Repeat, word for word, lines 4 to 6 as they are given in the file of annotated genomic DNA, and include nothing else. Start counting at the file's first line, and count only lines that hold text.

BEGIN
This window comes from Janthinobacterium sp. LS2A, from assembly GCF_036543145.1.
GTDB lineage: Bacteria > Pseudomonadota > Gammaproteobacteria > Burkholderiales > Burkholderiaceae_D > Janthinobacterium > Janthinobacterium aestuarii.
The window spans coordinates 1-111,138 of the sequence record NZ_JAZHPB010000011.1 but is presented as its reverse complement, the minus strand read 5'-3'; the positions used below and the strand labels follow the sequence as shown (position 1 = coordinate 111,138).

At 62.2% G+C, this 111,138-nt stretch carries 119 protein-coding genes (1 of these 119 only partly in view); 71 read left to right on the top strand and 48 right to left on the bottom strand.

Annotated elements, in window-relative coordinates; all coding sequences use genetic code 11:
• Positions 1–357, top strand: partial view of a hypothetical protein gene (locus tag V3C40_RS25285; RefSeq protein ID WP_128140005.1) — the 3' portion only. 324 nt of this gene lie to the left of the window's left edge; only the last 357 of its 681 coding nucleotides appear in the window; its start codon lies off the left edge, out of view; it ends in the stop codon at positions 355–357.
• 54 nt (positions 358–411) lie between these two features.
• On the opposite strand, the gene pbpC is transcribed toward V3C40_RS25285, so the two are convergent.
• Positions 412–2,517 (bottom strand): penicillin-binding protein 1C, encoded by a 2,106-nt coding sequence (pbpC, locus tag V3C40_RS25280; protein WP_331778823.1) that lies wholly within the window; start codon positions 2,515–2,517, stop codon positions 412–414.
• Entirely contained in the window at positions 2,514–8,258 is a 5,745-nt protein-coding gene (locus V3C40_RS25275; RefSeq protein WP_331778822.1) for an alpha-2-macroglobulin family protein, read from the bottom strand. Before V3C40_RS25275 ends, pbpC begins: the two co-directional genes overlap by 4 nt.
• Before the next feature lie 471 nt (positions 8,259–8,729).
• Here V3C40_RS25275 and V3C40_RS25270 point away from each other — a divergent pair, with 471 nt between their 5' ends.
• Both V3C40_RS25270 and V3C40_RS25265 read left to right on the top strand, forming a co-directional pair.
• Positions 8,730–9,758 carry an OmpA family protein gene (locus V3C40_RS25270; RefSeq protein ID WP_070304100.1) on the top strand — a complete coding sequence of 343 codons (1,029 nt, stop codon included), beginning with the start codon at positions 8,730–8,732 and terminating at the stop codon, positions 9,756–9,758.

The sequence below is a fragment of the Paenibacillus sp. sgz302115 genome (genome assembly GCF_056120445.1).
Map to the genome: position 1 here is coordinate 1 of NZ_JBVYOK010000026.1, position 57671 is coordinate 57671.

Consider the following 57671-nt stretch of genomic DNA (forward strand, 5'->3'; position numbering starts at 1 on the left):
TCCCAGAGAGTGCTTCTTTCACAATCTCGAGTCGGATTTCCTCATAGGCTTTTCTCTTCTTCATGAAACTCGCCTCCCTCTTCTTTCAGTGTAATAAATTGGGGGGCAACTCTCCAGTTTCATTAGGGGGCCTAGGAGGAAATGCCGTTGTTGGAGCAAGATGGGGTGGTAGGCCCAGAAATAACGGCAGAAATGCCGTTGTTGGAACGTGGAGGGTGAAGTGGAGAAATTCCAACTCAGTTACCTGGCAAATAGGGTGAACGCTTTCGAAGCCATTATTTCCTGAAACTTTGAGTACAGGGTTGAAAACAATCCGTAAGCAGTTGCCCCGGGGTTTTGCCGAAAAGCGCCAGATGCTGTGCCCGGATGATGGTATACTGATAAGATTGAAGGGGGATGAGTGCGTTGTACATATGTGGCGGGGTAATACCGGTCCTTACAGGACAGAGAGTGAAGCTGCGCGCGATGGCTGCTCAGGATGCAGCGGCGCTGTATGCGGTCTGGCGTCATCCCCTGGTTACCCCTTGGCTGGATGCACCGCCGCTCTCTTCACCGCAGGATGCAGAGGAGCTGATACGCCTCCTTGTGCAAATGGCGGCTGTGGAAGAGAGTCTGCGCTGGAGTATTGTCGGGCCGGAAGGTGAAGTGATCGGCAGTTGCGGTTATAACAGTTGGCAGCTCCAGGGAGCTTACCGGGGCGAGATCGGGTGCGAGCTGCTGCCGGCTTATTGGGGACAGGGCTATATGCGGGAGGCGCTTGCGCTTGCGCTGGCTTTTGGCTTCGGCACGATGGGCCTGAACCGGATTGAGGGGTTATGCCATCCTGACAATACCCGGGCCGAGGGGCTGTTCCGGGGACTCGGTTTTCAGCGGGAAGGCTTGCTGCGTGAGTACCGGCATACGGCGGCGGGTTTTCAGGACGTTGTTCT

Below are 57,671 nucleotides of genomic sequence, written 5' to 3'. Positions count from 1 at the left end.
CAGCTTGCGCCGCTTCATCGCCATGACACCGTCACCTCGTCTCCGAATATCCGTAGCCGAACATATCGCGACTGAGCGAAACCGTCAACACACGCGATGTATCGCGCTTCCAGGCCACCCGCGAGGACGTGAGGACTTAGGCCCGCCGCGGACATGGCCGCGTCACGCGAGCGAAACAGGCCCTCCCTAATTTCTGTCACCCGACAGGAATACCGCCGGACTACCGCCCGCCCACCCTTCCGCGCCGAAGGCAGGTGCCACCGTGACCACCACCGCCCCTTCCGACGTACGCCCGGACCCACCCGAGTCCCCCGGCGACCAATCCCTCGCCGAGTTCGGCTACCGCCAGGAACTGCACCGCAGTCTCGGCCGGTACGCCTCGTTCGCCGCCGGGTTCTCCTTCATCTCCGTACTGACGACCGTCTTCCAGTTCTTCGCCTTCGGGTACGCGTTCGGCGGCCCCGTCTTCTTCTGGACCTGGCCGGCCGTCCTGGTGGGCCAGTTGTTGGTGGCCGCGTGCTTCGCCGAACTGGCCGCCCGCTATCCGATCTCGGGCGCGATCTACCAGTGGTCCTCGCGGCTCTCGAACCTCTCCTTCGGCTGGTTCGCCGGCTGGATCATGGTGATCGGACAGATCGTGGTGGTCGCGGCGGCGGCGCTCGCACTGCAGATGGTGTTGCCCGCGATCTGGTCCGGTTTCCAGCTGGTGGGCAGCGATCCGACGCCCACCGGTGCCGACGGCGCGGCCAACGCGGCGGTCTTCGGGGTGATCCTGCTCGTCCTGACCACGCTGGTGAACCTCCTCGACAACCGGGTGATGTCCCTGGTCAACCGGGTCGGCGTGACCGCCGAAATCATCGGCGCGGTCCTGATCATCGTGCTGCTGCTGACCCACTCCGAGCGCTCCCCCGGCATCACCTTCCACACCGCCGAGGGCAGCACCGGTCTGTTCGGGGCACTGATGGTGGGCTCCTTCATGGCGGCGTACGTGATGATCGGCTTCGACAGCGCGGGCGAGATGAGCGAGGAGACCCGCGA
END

At 62.2% G+C, this 111,138-nt stretch carries 119 protein-coding genes (1 of these 119 only partly in view); 71 read left to right on the top strand and 48 right to left on the bottom strand.

Annotated elements, in window-relative coordinates; all coding sequences use genetic code 11:
• Positions 1–357, top strand: partial view of a hypothetical protein gene (locus tag V3C40_RS25285; RefSeq protein ID WP_128140005.1) — the 3' portion only. 324 nt of this gene lie to the left of the window's left edge; only the last 357 of its 681 coding nucleotides appear in the window; its start codon lies off the left edge, out of view; it ends in the stop codon at positions 355–357.